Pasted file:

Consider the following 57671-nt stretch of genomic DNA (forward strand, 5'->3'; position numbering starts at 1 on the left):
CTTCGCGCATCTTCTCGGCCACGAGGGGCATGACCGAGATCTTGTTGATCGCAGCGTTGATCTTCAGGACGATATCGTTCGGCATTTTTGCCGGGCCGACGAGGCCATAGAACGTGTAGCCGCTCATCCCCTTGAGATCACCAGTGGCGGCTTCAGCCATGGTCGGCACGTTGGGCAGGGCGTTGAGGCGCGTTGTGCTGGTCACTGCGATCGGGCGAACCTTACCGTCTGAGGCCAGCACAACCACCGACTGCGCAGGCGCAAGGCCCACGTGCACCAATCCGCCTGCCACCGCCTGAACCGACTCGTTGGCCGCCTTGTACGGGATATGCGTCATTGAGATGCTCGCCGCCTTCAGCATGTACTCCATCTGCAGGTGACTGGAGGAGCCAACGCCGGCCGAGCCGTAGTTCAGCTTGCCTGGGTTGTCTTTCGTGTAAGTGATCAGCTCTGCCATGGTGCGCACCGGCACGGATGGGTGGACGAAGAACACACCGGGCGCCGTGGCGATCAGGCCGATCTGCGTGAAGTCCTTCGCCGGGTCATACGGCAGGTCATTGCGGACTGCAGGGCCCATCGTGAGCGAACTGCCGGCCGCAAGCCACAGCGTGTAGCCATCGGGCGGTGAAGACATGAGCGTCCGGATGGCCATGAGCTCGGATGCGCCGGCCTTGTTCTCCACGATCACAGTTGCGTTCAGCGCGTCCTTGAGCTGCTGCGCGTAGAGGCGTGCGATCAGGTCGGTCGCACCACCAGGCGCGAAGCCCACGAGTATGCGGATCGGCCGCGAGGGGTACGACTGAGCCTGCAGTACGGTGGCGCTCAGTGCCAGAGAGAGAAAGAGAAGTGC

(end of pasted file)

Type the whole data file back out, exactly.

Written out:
Consider the following 57671-nt stretch of genomic DNA (forward strand, 5'->3'; position numbering starts at 1 on the left):
CTTCGCGCATCTTCTCGGCCACGAGGGGCATGACCGAGATCTTGTTGATCGCAGCGTTGATCTTCAGGACGATATCGTTCGGCATTTTTGCCGGGCCGACGAGGCCATAGAACGTGTAGCCGCTCATCCCCTTGAGATCACCAGTGGCGGCTTCAGCCATGGTCGGCACGTTGGGCAGGGCGTTGAGGCGCGTTGTGCTGGTCACTGCGATCGGGCGAACCTTACCGTCTGAGGCCAGCACAACCACCGACTGCGCAGGCGCAAGGCCCACGTGCACCAATCCGCCTGCCACCGCCTGAACCGACTCGTTGGCCGCCTTGTACGGGATATGCGTCATTGAGATGCTCGCCGCCTTCAGCATGTACTCCATCTGCAGGTGACTGGAGGAGCCAACGCCGGCCGAGCCGTAGTTCAGCTTGCCTGGGTTGTCTTTCGTGTAAGTGATCAGCTCTGCCATGGTGCGCACCGGCACGGATGGGTGGACGAAGAACACACCGGGCGCCGTGGCGATCAGGCCGATCTGCGTGAAGTCCTTCGCCGGGTCATACGGCAGGTCATTGCGGACTGCAGGGCCCATCGTGAGCGAACTGCCGGCCGCAAGCCACAGCGTGTAGCCATCGGGCGGTGAAGACATGAGCGTCCGGATGGCCATGAGCTCGGATGCGCCGGCCTTGTTCTCCACGATCACAGTTGCGTTCAGCGCGTCCTTGAGCTGCTGCGCGTAGAGGCGTGCGATCAGGTCGGTCGCACCACCAGGCGCGAAGCCCACGAGTATGCGGATCGGCCGCGAGGGGTACGACTGAGCCTGCAGTACGGTGGCGCTCAGTGCCAGAGAGAGAAAGAGAAGTGC